NBR RICH LIST 2016: The Newcomers

A record number of newcomers reflect the way New Zealand society is changing, with a mix of ethnic backgrounds represented. With special feature audio.

Greg Tomlinson
2016: $300 million

As the largest single shareholder in Heartland Bank with a 10% stake worth almost $60 million, Christchurch businessman Greg Tomlinson manages to keep an extremely low profile despite extensive business interests spanning several decades.

A self-proclaimed pioneer of the Marlborough mussel industry, Tomlinson also spent two decades building up a portfolio of 16 retirement homes between Auckland and Ashburton. The villages were consolidated into the Qualcare chain in 2005 by way of a $112 million joint venture with the Australian private equity firm Ironbridge Capital, with Tomlinson retaining a 32% stake. 

Read full profile here

Hartley Atkinson
2016: $200 million

AFT pharmaceuticals founder and chief executive Dr Hartley Atkinson was always confident he could build his company to the stage where it is now.

“One of the motivators was we [he and his wife Marree] had a wall of people who said it couldn’t be done and we were crazy. We still do to some extent. It’s always been a powerful motivator to prove we can get things done,” he says.

The company launched an initial public offering on the NZX late last year, raising $33.2 million.

AFT, which started in Atkinson’s garage nearly 20 years ago, has a market capitalisation of more than $300 million, going by its early June share price. Atkinson owns a 75% stake worth $225 million.

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Neal and Annette Plowman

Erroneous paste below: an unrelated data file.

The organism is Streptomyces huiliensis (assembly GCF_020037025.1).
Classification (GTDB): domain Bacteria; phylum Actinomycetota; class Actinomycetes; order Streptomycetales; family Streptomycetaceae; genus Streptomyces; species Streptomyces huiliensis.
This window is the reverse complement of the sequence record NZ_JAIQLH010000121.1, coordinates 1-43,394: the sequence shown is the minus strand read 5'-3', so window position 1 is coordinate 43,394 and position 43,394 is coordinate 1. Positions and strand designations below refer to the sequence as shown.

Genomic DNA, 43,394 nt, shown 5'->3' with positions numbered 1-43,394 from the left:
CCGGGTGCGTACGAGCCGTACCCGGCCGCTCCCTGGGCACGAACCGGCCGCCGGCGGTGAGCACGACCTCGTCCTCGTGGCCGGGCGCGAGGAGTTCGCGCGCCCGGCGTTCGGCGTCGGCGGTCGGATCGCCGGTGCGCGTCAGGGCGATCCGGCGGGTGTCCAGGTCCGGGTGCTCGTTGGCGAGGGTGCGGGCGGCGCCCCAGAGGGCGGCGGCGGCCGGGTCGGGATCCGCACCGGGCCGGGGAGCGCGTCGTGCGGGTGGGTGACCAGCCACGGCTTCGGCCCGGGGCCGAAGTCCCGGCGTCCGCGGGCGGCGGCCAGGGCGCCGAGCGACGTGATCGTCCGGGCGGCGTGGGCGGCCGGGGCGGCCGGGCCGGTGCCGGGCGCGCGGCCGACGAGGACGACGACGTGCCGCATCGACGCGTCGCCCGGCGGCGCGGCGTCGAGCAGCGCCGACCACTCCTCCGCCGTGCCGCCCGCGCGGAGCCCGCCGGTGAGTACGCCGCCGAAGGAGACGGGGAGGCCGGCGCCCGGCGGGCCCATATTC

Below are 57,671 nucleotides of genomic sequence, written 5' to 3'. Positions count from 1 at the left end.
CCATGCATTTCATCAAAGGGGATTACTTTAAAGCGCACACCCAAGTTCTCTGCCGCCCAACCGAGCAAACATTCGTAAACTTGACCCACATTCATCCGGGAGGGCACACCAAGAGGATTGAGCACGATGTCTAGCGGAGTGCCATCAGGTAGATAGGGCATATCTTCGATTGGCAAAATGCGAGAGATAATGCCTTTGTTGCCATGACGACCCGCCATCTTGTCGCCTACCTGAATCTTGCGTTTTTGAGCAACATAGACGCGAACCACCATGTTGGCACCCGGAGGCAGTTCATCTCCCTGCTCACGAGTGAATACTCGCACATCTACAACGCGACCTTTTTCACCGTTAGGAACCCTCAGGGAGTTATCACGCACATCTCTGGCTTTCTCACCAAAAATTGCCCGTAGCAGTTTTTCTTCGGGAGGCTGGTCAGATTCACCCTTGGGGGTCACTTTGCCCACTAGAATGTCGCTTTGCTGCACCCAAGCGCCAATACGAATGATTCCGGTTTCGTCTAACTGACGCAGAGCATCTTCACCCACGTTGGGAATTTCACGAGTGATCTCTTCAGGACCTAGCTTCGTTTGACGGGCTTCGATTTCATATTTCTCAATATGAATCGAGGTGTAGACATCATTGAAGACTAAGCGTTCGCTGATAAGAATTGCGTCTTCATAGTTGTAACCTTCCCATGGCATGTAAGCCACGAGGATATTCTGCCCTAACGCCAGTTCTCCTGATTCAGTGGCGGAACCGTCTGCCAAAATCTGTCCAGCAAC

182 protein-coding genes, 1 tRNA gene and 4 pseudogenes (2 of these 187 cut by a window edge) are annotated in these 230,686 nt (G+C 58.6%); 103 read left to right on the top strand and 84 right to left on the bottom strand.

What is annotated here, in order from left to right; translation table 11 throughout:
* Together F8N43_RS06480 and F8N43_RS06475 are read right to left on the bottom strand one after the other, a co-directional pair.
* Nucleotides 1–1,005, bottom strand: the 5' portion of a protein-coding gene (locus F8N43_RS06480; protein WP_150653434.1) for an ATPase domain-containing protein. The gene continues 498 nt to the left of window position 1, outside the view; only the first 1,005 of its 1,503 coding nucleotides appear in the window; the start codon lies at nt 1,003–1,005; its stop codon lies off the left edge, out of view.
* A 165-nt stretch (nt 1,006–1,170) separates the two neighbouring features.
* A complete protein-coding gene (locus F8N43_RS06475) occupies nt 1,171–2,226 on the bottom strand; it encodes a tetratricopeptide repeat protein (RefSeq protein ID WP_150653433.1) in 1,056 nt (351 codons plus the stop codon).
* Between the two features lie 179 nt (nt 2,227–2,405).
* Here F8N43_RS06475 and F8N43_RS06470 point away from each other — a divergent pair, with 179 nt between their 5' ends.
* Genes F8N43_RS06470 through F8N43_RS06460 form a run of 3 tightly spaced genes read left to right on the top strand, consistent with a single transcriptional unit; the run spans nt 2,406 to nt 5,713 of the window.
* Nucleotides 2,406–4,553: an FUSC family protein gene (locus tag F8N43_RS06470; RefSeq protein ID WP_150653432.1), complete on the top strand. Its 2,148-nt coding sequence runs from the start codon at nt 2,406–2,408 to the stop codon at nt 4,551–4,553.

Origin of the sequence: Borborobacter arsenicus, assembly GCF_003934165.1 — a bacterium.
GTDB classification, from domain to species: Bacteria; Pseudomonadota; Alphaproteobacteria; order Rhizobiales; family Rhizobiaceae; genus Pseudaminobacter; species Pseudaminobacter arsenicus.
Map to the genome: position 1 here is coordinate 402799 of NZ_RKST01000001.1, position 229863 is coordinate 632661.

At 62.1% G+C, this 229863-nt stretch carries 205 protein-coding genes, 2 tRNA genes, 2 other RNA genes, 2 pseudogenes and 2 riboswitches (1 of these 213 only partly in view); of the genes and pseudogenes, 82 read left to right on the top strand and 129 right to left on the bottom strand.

Laundries, Investment
2016: $200 million

To say Neal and Annette Plowman, who made their fortune through NZ Towel Service, shun the limelight, is putting it mildly.

Since retiring in the late 1990s, the Plowmans have mostly managed to stay out of the public eye at their home in Kerikeri.

They emerged briefly in July 2007 when Neal was inducted into the NZ Business Hall of Fame and then another seven years later when he followed tradition by establishing his own charitable foundation.

Although unlike so many families within this tradition, the Plowmans kept their name out of it, calling the organisation Next Foundation while endowing it with $100 million to be spend on educational and environmental projects over the following 10 years.

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Danny Chan
Education, Investment
2016: $180 million

Danny Chan has had many interests over the years – fund management, flower exporting, film making and seafood processing to name a few – but one deal closed this year that catapulted him into the big league.

On the last Friday in April private equity firm Pacific Equity Partners completed its acquisition of Academic Colleges Group, an education and training company co-founded by Chan 20 years earlier.

The purchase price was reportedly $500 million, a sum that would probably reflect ACG’s enterprise value including debt.

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Kraus family
2016: $115 million

Described by NBR in 1991 as a mystery German investor, Bay of Islands resident Peter Kraus is no less of a mystery today – not least because his assets are controlled through a complex series of trusts that ultimately mean that “he owns nothing in his own right,” according to a fellow trustee.